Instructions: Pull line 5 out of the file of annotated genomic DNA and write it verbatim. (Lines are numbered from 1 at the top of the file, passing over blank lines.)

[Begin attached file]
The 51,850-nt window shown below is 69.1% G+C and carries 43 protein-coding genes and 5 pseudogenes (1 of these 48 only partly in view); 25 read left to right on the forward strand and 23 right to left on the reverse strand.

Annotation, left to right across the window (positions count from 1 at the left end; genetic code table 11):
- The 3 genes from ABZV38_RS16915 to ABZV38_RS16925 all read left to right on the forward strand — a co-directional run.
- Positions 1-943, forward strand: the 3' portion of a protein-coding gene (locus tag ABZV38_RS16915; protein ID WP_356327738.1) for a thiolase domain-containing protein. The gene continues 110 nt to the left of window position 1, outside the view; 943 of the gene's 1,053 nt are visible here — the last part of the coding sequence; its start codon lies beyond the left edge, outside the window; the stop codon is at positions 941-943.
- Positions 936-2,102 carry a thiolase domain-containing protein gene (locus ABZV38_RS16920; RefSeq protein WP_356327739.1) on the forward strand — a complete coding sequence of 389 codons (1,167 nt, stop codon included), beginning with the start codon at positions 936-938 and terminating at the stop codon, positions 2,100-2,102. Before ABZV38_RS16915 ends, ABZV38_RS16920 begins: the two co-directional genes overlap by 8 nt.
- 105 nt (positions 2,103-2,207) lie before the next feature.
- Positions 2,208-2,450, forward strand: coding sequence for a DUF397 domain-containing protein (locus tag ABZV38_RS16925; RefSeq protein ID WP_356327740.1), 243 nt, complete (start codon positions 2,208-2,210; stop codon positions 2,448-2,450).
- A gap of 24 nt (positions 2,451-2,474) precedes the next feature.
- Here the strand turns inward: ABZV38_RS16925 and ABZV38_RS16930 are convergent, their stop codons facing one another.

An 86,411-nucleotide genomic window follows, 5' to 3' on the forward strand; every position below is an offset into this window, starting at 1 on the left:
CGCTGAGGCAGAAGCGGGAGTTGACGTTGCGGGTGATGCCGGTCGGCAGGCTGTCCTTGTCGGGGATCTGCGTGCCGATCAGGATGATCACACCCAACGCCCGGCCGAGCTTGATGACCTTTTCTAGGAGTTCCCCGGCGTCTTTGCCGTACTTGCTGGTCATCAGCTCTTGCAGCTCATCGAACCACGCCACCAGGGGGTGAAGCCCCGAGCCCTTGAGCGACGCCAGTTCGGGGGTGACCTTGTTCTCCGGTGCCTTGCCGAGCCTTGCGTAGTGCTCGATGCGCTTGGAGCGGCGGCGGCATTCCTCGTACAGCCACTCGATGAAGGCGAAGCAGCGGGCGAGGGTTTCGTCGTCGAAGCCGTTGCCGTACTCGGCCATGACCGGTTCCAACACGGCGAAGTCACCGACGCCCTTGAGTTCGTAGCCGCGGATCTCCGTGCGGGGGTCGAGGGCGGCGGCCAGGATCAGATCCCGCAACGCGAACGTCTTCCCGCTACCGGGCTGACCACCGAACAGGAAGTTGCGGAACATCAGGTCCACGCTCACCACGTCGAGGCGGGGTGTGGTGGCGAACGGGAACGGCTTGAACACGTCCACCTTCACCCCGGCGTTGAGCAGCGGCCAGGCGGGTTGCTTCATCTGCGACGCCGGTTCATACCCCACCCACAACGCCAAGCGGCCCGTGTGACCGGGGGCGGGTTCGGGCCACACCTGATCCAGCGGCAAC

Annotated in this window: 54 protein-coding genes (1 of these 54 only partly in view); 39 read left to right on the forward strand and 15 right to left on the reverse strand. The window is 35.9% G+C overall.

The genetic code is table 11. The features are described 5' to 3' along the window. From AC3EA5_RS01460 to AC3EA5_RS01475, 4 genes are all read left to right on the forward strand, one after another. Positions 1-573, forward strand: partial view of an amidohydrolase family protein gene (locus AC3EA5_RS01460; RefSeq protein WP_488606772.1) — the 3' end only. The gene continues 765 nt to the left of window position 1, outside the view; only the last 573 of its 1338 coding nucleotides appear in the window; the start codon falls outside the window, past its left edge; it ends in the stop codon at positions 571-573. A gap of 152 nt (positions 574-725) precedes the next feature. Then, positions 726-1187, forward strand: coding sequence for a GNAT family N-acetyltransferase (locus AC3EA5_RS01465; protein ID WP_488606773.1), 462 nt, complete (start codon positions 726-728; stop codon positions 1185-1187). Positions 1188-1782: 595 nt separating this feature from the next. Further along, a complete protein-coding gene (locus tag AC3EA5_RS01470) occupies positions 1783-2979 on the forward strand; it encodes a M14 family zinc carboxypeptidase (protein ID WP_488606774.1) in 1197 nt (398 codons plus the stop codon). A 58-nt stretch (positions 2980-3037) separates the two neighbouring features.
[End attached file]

- Positions 936-2,102 carry a thiolase domain-containing protein gene (locus ABZV38_RS16920; RefSeq protein WP_356327739.1) on the forward strand — a complete coding sequence of 389 codons (1,167 nt, stop codon included), beginning with the start codon at positions 936-938 and terminating at the stop codon, positions 2,100-2,102. Before ABZV38_RS16915 ends, ABZV38_RS16920 begins: the two co-directional genes overlap by 8 nt.